The "White Gold" was invented in China - and already Marco Polo brought first reports of a particularly noble, white material to Italy. But it was not until 1708 that Johann Friedrich Böttger and Ehrenfried Walther von Tschirnhaus succeeded in producing the first European porcelain: in the city of Meißen near Dresden. Two years later a porcelain factory, which was known world-wide, arised on the Albrechtsburg.
As "August the Strong" he shaped the Saxon history like perhaps no second: Prince Friedrich August I of Saxony (1670-1733) staged not only as an absolutist radiant ruler. He pursued his goals very consistently, and his benchmark was always perfection. This was demonstrated by the systematic administrative structure and the deftly economic policy, as well as Augusts promotion of art, architecture, craftsmanship and science. This distinctive passion could arise because as a second-born he was originally not intended for the throne. For this reason, the young Saxon prince was at first astonished at the world of the nobility. On his „Kavalierstour“ between the ages of 17 and 19 he traveled incognitively as count of Meissen through all of Europe and learned to know and love the life at all the important courtyards. When his older brother died, Frederick Augustus, at 24, unexpectedly entered the Elector's office.
August the Strong set widely visible signs: he transformed the Renaissance town of Dresden into an imposing baroque stronghold for art and culture. He gave the order to build the “Frauenkirche” and Japanese Palais as well as to expand the “Zwinger”. The country fell in love with theater and music. During this time also the hard porcelain was invented and the state manufactory was founded in Meißen. August the Strong celebrated legendary, elaborate festivals, which sometimes lasted for several months.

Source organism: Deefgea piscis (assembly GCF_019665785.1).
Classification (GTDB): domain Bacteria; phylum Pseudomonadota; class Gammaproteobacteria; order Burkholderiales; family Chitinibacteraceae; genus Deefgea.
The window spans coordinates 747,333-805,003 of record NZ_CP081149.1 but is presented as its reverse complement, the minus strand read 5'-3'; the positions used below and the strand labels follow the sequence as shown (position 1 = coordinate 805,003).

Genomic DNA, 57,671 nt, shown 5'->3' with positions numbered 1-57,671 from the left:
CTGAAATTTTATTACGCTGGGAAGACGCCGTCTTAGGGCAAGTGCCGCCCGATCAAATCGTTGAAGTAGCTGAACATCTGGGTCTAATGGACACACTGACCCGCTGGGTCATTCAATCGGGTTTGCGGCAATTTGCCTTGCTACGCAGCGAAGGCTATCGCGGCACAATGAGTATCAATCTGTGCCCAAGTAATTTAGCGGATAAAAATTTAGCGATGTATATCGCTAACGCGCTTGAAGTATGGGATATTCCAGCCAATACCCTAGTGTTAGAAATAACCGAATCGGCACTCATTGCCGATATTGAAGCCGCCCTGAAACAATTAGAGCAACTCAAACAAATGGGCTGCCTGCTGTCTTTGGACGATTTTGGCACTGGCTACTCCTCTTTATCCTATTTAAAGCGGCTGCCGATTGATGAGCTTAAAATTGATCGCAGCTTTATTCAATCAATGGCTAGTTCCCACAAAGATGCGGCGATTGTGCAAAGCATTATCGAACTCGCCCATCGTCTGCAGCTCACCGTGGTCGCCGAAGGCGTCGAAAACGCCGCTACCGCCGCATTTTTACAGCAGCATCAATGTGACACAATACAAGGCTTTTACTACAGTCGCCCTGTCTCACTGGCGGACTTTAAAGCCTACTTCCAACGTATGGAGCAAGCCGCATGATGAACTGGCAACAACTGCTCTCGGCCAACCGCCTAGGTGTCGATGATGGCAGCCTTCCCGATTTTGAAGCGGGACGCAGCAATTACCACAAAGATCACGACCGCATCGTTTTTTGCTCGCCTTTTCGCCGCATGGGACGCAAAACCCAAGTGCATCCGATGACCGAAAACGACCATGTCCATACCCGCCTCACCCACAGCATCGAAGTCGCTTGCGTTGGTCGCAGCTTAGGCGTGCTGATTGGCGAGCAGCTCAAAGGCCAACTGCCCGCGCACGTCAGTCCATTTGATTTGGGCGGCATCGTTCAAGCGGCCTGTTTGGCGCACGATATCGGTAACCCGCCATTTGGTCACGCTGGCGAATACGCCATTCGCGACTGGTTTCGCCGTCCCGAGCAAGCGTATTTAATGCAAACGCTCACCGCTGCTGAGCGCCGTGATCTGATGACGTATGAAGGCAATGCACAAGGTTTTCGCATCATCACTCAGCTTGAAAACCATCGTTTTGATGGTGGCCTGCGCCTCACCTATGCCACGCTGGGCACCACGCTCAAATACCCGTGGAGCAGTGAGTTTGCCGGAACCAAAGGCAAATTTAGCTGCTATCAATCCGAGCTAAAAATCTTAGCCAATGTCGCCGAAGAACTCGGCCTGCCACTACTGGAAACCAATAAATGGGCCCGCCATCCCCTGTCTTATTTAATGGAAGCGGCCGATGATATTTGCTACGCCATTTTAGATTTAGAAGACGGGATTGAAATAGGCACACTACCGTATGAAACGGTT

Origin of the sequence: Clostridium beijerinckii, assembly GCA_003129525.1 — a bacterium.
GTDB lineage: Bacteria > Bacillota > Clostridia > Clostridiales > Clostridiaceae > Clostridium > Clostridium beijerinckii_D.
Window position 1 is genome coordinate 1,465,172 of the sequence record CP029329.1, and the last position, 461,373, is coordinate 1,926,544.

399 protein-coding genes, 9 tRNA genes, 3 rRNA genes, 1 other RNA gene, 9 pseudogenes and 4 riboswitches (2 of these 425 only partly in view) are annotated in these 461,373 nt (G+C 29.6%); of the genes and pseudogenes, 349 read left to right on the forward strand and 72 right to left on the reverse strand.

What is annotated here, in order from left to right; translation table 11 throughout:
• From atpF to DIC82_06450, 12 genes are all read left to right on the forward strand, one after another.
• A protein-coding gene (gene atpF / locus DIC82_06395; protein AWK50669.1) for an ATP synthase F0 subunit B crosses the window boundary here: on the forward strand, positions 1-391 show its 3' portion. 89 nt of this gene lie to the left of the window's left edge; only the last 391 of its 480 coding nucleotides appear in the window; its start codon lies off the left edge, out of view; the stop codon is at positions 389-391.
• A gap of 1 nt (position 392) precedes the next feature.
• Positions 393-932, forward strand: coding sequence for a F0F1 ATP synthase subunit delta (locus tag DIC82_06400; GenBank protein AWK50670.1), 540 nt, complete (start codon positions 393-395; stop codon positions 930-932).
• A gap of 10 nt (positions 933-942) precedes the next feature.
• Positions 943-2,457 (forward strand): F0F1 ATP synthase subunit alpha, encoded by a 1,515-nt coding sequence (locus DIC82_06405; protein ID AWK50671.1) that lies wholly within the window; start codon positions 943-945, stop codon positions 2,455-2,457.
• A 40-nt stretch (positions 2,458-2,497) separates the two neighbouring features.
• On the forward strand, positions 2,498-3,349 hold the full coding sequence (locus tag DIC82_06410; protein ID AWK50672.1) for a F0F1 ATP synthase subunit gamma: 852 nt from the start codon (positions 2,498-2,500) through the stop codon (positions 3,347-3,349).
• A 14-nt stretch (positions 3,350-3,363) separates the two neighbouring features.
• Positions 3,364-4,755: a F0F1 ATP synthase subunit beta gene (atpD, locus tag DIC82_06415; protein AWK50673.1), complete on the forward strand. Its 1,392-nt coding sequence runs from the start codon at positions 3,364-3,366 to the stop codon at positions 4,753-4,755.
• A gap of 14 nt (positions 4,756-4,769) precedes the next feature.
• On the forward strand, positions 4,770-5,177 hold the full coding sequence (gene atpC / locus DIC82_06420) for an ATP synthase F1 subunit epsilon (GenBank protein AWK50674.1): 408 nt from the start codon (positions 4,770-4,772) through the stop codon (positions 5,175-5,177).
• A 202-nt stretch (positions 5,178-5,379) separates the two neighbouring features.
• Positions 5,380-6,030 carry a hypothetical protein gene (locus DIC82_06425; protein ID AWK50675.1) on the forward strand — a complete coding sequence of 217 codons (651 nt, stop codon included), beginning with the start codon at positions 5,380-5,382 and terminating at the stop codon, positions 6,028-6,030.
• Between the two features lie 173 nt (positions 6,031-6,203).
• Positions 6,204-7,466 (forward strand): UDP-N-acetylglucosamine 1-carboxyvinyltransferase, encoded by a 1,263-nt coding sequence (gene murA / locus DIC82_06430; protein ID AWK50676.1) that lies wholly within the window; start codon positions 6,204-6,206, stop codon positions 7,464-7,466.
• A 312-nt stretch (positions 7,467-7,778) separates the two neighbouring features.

August was an enthusiastic and sometimes exuberant art lover and collector. The famous work "Hofstaat zu Delhi on the birthday of the Grandmogul Aureng-Zeb" of the goldsmith and court jeweler Johann Melchior Dinglinger was so expensive with 60,000 thalers that it corresponds to the present value of 1.2 million euros. August the Strong could not pay the sum immediately - but had to pay it for five years. But August did not collect art for his own: In 1724 he made the Green Vault publicly accessible to the residents and visitors of the city.
The art chamber, founded by Elector August 1560, was now full of pieces. Moreover, in this collection, the diversity and disorder which had previously been found interesting did no longer satisfy the new scientific requirements. Thus, August the Strong first let sort out the paintings and 1728 on the upper floor of the Dresden Zwinger he rerserved Pavilion rooms for a special "Mathematical Instrument Cabinet". In addition to earth and heaven globes, astronomical andgeodetic instruments, barometers, thermometers and detailed ornate instruments for calculating, drawing and measurements of all kinds, sundials from the beginning belonged to the showpieces of the "Cabinet".
But the world-famous collection is much older. For the first time, the stock was inventoried for Christian I in 1587: thousands of individual objects, including watches, were part of the inventory at this time. It must have been the Elector August, who from the very beginning had endeavored to find artful ornate objects, even used the objects and partly kept them in his private houses. He was probably also the one who commissioned Eberhard Baldewein in 1560 to produce a "Baldewein clock", now named after the builder. More than two centuries later, around 1800, the inventory of the "Cabinet" was once again listed: 1800 objects, including 35 mechanical clocks.